Warning: this post may cause you to skip a popular shabbos zemer -- don't say I didn't warn you.
This week I want to mention another chiddush of the GR"A that I don't fully understand. If you pay attention to the words, Tzur Mishelo is basically a song of thanks to Hashem for the food eaten at seudas shabbos. The stanzas "Hazan...," "Al kein Nodeh...," "Rachem...," "Yibaneh haMikdash..." parallel the brachos of birchas hamazon and echo the same themes. Therefore, as reported by R' Chaim Volozhiner, the GR"A avoided singing Tzur Mishelo lest it count as a fulfillment of his chiyuv d'oraysa of birchas hamazon.
I'm missing something here -- so what if it may count as a fulfillment of the chiyuv d'oraysa of bentching? Since one would not be yotzei on a derabbanan level by reciting Tzur Mishelo because it lacks the formula of shem and malchus, there should not be a problem of bracha l'vatalah in reciting the full bentching (and according to the Pri Megadim that we discussed here I would even venture to say there is not even a d'oraysa kiyum in singing Tzur Mishelo). Perhaps the concern is that if the zemer counts as bentching it means the meal has ended, which may not be convenient. But this too is a problem easily eliminated. One obvious solution is to sing the zemer at the close of the meal. Another solution: the Steipler (Orchos Rabeinu vol 1.) is reported to have made sure to eat a k'zayis of bread after singing Tzur Mishelo (so that his real bentching would be on a proper shiur achila) and also had in mind specifically that it is not a hefsek.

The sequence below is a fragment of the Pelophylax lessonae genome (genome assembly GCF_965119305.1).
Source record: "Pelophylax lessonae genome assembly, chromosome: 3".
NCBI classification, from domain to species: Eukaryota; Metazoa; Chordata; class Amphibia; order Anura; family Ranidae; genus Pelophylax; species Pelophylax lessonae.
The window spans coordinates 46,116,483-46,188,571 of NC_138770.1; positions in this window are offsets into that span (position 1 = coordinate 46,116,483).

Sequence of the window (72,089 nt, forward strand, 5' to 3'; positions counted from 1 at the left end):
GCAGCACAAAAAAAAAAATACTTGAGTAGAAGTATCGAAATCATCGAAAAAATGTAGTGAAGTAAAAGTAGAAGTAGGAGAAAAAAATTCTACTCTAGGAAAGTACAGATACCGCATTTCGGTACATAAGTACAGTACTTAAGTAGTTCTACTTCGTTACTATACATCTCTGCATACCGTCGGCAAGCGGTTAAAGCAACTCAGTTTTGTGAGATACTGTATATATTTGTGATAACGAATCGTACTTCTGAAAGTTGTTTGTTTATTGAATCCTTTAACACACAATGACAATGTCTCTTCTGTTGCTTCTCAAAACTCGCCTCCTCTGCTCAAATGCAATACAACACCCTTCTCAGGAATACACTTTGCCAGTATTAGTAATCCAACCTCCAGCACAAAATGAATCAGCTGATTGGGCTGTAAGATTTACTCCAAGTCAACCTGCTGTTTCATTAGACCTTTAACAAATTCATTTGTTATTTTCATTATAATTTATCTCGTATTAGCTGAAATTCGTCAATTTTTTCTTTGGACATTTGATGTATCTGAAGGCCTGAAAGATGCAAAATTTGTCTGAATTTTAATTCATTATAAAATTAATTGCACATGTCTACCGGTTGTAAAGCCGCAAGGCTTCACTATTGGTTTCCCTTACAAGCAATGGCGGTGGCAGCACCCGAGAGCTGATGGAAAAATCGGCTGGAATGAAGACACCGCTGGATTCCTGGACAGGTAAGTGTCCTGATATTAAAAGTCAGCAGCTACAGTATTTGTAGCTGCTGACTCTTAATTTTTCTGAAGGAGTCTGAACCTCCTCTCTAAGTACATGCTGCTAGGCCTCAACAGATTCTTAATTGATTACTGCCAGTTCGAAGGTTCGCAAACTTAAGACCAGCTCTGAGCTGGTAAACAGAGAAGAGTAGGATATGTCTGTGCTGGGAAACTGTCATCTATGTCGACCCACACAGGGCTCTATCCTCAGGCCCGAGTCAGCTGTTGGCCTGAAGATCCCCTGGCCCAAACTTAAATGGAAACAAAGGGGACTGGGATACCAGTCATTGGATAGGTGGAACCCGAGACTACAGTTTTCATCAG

But there is a more basic problem I have with the whole chiddush. Mitzvos tzerichos kavanah, especially when speaking of a d'oraysa. I am willing to bet that a large number of people who sing Tzur Mishelo have no idea that it echoes birchas hamazon and have no intent for it to count as a kiyum mitzvah. The GR"A obviously did, but knowing what the words mean is not the same as having kavanah l'shem mitzvah. Just to be safe, you can even have negative kavanah while you sing, i.e. have in mind specifically to not be yotzei by singing. This seems to be even simpler than the Steipler's solution, which makes me wonder why the Steipler did what he did.